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99 econ 350 us financial systems markets and

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Econ 350 U.S. Financial Systems, Markets and Institutions Class 10 As an example, suppose that RateBank has the following simplified balance sheet: RATEBANK assets liabilities Rate-sensitive assets $20 mil Rate-sensitive liabilities $50 mil Fixed-rate assets $80 mil Fixed-rate liabilities $50 mil $100 mil $100 mil Given the bank’s financial position, suppose that interest rates rise by 5%. This increase in interest rates will affect the value of rate-sensitive assets and liabilities. If interest rates rise by 5% income on assets increases by $1 million (5% x $20 mil) payments on liabilities increases by $2.5 million (5% x $50 mil) bank profits decline by $1.5 million ($1 mil - $2.5 mil) So if interest rates increase by 5%, then bank profits will decline by $1.5 million. Conversely, if interest rates decrease by 5%, then bank profits will increase by $1.5 million. The moral of the story is this: If a bank has more rate-sensitive liabilities than rate-sensitive assets, then a rise in interest rates will reduce bank profits. Gap Analysis Gap analysis: is a tool to measure the effects of interest rate changes by measuring the difference between rate-sensitive assets and rate-sensitive liabilities. Gap analysis is a fairly simple, straightforward model. First, we define the Gap: Gap = Rate sensitive assets – Rate-sensitive liabilities . The change in bank profit is then given by the change in interest rate times the gap. ∆Π = i x Gap In our example, Gap = $20 mil - $50 mil = - $30 mil So ∆Π = 5% x (-$30 million) = -$1.5 million, as shown above. 100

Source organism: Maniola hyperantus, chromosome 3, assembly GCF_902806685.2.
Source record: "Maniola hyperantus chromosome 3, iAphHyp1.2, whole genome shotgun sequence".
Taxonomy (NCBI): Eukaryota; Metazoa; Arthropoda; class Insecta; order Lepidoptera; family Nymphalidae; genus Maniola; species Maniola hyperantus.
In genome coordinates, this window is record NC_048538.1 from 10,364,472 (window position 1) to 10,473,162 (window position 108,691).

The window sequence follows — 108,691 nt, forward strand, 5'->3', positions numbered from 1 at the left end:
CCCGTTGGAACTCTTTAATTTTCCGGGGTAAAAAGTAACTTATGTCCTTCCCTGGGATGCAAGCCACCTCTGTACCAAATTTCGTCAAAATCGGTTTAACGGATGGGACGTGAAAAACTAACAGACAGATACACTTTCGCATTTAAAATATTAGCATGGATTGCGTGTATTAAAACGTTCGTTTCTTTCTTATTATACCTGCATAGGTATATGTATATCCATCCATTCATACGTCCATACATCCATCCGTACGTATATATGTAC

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Econ 350 U.S. Financial Systems, Markets and Institutions Class 10 Once again, we show that an increase in interest rates of 5% leads to a decline in bank profits of $1.5 million. Duration Analysis Another measure of the sensitivity of bank profits is known as duration analysis. Duration analysis: is a tool to measure interest rate risk by examining the sensitivity of the market value of assets and liabilities to changes in interest rates. Let V = market value of security i = interest rates DUR = duration. Where Duration : is the average lifetime of a security’s stream of payments. It consists of the average weighted duration of an institution’s assets and liabilities. It measures how net worth responds to changes in interest rates. Then % V - % i x DUR Duration analysis provides a way to measure the effects of changes in interest rates on the market value of a bank’s assets and liabilities, and in consequence, the effects of changes in interest rates on a bank’s net worth. For example, suppose that for RateBank above, the average duration of its assets is 4 years, while the average duration of its liabilities is 2 years. Then if interest rates increase by 5%, the following changes occur: Assets: the value of assets changes by % V - % i x DUR = -5% x 4 = -20% So the value of assets changes by -20% x 100 = -20 million.
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